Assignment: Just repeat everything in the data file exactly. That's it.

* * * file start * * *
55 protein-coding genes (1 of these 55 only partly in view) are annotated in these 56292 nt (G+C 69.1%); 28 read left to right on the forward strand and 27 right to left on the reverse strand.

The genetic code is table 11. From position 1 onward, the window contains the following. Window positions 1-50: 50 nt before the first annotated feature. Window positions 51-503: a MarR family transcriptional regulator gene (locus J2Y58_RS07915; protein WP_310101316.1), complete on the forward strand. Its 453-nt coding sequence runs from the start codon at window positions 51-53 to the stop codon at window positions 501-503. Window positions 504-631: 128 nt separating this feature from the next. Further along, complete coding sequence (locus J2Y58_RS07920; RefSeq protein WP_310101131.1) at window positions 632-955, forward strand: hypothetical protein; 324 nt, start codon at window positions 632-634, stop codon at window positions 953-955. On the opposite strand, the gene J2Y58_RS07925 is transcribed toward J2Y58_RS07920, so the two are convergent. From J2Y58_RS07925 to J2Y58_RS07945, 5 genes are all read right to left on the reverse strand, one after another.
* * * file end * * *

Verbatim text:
55 protein-coding genes (1 of these 55 only partly in view) are annotated in these 56292 nt (G+C 69.1%); 28 read left to right on the forward strand and 27 right to left on the reverse strand.

The genetic code is table 11. From position 1 onward, the window contains the following. Window positions 1-50: 50 nt before the first annotated feature. Window positions 51-503: a MarR family transcriptional regulator gene (locus J2Y58_RS07915; protein WP_310101316.1), complete on the forward strand. Its 453-nt coding sequence runs from the start codon at window positions 51-53 to the stop codon at window positions 501-503. Window positions 504-631: 128 nt separating this feature from the next. Further along, complete coding sequence (locus J2Y58_RS07920; RefSeq protein WP_310101131.1) at window positions 632-955, forward strand: hypothetical protein; 324 nt, start codon at window positions 632-634, stop codon at window positions 953-955. On the opposite strand, the gene J2Y58_RS07925 is transcribed toward J2Y58_RS07920, so the two are convergent. From J2Y58_RS07925 to J2Y58_RS07945, 5 genes are all read right to left on the reverse strand, one after another.